guaranteed interest rate – yes on annuities and whole life insurance. Some IULs have guaranteed interest rates. Generally speaking, up to 4% guaranteed interest rate on whole life insurance and 1% on annuities.
paramedical/physical exam – no on annuities. Life insurance could require a paramedical exam.
free withdrawal period – yes, for annuities. No for life insurance.
loans – yes, usually loans are available on both.
accelerated living benefits – yes, most life insurance and annuities allowed accelerated benefits for terminal illness, nursing home / home health, and/or critical illness. These are subject to state regulations.
issue ages – annuities tend to underwrite for longer ages, some as long as age 90 or more. Life insurance, on the other hand, usually allows application up to 85.
surrender charges – both SPL and annuities can have surrender charges, which are penalties for terminating the policy early.
income tax-free value – the largest advantage I see between cash value life insurance and an annuity is that the cash value in life insurance could be withdrawn on an income-tax free basis. This is huge. With an annuity, likely not unless the annuity is in a Roth IRA.
You Might Need An Annuity…
In my opinion, if you qualify for life insurance, that might be the better way to go. However, you need to compare the annuity illustration with a life insurance and compare the guaranteed values.
There are many reasons why you may want an annuity instead of life insurance. The reasons include:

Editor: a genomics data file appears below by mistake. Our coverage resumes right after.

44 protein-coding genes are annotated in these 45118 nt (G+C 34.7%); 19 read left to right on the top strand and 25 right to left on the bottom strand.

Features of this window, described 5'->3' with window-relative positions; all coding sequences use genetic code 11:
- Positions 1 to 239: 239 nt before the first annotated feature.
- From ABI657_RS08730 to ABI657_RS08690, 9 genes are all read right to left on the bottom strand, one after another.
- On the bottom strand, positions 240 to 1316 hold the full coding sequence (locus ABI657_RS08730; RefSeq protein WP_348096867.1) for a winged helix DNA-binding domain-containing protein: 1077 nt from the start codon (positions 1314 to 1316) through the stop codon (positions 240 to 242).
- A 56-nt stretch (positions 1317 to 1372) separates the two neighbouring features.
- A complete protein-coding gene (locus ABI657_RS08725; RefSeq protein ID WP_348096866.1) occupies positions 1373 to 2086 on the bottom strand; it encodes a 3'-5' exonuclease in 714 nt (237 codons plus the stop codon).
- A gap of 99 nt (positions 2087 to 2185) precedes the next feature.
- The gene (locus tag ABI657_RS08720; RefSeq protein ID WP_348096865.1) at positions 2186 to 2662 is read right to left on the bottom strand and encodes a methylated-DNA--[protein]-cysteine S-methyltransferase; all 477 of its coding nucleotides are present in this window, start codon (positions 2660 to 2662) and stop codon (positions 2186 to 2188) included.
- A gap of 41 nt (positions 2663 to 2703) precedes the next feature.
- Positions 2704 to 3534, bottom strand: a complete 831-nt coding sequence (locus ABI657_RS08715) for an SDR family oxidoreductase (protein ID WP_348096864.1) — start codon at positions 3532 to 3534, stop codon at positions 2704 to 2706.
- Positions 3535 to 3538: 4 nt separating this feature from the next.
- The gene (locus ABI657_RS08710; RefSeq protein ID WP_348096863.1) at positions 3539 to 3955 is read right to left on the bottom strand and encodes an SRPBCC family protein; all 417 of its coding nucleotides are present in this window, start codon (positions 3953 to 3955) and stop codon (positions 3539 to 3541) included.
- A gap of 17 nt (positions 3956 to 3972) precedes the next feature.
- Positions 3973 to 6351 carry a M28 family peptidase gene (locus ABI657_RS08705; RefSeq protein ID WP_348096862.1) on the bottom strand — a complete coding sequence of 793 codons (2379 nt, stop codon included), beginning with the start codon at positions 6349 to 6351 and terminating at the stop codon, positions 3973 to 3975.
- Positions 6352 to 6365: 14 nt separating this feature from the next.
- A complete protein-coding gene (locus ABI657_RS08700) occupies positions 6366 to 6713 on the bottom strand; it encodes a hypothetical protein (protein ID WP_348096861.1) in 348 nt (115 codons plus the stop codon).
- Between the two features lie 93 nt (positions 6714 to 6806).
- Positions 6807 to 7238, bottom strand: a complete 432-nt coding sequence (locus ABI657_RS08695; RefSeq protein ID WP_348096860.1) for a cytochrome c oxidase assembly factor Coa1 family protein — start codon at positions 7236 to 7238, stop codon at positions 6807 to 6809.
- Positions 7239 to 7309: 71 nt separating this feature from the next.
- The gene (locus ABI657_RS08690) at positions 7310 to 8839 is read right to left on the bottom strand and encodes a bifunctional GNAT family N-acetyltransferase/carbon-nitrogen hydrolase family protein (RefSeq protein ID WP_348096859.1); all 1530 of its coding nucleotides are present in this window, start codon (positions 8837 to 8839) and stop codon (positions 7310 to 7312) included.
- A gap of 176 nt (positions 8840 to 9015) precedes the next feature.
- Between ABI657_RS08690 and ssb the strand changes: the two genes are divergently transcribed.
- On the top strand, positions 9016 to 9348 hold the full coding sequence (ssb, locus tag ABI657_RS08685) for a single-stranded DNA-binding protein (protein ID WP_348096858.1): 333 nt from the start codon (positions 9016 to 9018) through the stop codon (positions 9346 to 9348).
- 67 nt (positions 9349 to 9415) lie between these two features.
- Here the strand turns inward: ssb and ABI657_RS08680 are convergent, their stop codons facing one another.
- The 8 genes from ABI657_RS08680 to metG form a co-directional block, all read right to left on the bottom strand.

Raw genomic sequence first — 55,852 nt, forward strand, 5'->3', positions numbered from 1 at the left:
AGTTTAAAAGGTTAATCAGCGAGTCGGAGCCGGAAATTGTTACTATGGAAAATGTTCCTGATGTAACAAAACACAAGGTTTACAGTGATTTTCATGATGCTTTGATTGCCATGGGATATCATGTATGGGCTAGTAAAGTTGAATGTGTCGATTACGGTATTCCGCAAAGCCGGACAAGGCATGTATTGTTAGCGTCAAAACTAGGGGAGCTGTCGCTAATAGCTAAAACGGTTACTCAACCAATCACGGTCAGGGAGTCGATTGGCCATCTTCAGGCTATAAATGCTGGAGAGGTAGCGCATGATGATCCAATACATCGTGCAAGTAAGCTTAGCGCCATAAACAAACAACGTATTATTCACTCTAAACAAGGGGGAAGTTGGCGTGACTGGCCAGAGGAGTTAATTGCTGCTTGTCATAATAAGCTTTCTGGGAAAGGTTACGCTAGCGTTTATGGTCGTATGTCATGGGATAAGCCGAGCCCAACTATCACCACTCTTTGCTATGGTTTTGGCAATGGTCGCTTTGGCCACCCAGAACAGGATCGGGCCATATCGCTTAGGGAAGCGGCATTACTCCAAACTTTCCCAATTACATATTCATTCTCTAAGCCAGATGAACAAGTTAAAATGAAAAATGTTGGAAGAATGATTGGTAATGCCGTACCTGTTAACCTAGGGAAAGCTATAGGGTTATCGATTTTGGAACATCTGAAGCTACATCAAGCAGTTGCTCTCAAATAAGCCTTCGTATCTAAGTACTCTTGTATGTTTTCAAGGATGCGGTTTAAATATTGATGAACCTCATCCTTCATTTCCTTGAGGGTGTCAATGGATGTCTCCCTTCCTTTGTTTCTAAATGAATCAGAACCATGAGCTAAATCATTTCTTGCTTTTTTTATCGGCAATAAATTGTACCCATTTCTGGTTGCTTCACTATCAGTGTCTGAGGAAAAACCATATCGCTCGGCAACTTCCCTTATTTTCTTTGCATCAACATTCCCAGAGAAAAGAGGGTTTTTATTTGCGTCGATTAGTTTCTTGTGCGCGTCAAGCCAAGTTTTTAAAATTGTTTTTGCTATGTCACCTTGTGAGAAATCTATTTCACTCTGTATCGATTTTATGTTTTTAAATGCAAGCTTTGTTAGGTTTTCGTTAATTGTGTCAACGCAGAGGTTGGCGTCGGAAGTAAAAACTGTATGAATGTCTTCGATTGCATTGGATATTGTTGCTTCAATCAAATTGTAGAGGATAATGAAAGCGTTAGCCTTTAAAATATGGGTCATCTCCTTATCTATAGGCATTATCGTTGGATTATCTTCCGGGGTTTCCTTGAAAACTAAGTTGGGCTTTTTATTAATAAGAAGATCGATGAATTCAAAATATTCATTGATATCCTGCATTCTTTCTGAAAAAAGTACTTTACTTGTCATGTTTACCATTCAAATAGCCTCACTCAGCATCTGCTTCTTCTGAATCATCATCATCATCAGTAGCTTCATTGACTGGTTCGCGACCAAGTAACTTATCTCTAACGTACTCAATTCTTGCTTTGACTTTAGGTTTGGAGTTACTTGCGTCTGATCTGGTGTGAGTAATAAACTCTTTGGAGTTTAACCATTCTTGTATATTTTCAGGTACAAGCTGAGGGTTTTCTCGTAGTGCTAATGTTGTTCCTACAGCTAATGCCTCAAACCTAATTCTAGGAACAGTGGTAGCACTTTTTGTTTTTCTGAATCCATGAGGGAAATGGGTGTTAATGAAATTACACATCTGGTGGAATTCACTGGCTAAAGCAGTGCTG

(1) you don’t qualify for life insurance because of underwriting
(2) you can afford a lower premium versus life insurance
(3) an emergency fund needed: an annuity can work well
(4) have CDs that just are not earning enough. An annuity could work well if you don’t need the income to live off
Now You Know An Annuity Versus Life Insurance
We hope you learned the similarities and differences of an annuity versus a life insurance policy. Deciding on which really depends on you. If you can qualify for life insurance, that might be more beneficial as the cash value has the potential to earn a higher amount compared to an annuity. Additionally, cash value life insurance has the potential for income-tax free income. An annuity will only allow that if it is placed in a Roth IRA.
Here’s the moral of our article. Contact us, or use the form below. We obviously can help you determine the right course of action for you. Moreover, we have duty of care to put your interests first. That allows us to offer a no-risk conversation. Why? Because we are simply trying to learn about you and your situation. At the very least, you’ll learn something new and part as friends! Seriously! That is the only way we know how to work with our clients.